Rob the Red-Hand is a manslayer who spends his life hiding away in the rough mountain uplands of Merionethshire. When he witnesses a gang of smugglers brutally assaulting young Janet Meredith, Rob steps from the shadows and helps his estranged nephew Reginald to free her from her kidnappers.
When Romantic literature fell in love with the Scottish Highlands, Thomas Richards championed writing about the people of the Cambrian Mountains. Time and again, he returns to the places and memories of his childhood as he portrays the lives of the wealthy and poor, the morally righteous and the corrupt, those who take lead from the fashions of London and those who uphold ancient Welsh traditions.
Thomas Richards (1800‑1877), from Dolgellau, was educated in London after his father’s death. He was working as medical practitioner when he began publishing his first short-stories and novellas anonymously in English and Scottish literary magazines. For later publications, such as the novel Reginald Trevor (1829), he assumed the pseudonym Edward Trevor Anwyl. In 1832, he and his family left Britain for Tasmania. There, Richards took up work as journalist and editor and he continued to write stories about his native Wales. Today, he is regarded as one of the founders of the Australian short story.
Rita Singer’s heroic efforts in tracing the mazed path of all Thomas Richards’s pseudonyms – Edward Trevor Anwyl, Peregrine – and his many anonymous journalistic fragments mean that these stories are brought together under his name for the first time, and a bibliography of all of his identified writings is a very welcome contribution to the scholarship of Welsh writing in English…These stories are suffused with an almost unbearably aching melancholy; for a lost country, lost youth, and first love.
Richards’s rejection of an uncomprehending Anglo-centric view of morality is strikingly bold… these stories have a magic all of their own…his attempts to add a distinctively Welsh voice to four nations Romantic literature are successful…and…deserve rediscovery. Rita Singer’s comprehensive introduction gives the reader an excellent introduction to the themes and background of the works in the collection, so that even those with little knowledge of the period will find these accessible, highlighting too the subtle subversions of these sometimes apparently superficial romances. A Romantic wanderer, Thomas Richards’s Arcadian Wales, with its sweet simplicity based on the ties of amity, will hopefully find a new generation of readers in this edition.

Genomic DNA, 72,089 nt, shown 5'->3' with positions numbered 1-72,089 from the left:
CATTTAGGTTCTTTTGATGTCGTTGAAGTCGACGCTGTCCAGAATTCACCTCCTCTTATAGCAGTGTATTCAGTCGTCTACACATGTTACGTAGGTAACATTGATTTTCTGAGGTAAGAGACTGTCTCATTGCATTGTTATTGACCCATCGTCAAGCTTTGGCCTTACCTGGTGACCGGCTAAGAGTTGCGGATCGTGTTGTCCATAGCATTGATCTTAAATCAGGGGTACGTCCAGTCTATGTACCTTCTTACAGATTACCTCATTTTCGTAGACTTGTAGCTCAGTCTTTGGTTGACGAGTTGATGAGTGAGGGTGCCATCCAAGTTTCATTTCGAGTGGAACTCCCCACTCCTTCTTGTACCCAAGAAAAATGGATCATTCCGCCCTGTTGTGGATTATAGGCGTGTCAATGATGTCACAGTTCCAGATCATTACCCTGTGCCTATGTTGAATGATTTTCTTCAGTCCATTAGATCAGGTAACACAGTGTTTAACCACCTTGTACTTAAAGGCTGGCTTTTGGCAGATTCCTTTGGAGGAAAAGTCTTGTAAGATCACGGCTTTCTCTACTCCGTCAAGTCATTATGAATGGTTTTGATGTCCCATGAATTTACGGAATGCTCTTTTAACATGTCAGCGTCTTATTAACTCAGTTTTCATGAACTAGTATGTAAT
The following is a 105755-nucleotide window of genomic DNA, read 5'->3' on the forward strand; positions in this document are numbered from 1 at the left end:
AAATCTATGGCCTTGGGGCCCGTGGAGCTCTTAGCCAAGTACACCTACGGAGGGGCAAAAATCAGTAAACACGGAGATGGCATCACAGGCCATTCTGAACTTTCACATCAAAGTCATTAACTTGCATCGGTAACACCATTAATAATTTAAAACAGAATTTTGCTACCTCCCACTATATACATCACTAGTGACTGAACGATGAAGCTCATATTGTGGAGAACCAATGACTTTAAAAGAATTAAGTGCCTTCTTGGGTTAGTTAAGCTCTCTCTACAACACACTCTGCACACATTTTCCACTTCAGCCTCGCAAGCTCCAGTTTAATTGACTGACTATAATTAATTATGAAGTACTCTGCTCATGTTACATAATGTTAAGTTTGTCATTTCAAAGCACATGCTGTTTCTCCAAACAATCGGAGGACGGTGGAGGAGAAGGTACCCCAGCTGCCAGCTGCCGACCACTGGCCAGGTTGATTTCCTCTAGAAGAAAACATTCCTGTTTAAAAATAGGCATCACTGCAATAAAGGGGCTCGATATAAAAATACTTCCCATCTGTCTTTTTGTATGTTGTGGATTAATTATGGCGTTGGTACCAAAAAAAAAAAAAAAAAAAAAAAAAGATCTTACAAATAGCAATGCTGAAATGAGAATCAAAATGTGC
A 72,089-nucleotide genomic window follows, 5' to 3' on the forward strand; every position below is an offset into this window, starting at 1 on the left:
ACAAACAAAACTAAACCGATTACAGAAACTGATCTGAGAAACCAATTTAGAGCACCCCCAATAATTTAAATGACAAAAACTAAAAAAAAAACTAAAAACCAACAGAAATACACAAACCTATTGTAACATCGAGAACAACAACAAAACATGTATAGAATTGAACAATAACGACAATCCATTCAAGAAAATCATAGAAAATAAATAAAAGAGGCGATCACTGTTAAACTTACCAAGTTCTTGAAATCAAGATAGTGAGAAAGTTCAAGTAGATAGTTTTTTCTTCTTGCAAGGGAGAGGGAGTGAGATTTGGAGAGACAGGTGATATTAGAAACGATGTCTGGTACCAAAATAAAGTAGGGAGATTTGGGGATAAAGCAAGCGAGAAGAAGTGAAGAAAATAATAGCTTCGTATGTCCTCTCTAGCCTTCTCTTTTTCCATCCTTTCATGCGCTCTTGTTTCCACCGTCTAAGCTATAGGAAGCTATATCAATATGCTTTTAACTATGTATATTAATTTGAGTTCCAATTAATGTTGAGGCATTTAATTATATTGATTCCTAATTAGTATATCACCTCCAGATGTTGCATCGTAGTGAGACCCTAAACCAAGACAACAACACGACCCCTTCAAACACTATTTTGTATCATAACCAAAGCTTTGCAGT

Bethan Jenkins, Wales Arts Review, http://www.walesartsreview.org/rob-the-red-hand/, accessed17:3:2018
Rita Singer’s edition of the writings of Thomas Richards sets out to rescue from obscurity a fascinating author…[her] marvellous introduction bristles with historical and literary context and makes a strong case for reclaiming him as a ‘pioneering Welsh writer’…The most gripping of Richards’ tales is ‘Rob the Red-Hand’, which combines gothic melodrama with distincitvely ‘modern’ preoccupations that clearly derive from the author’s sense of the marginalisation of the Welsh. Thus his rather conventional hero Reginald Owen is doubled by the eponymous Rob, a deformed and demonic outcast, as the uncanny anti-hero of this tale of ‘right against power’, a strikingly direct phrase with obvious relevance to Welsh oppression.
Luke Thurston, Planet, 232, Winter 2018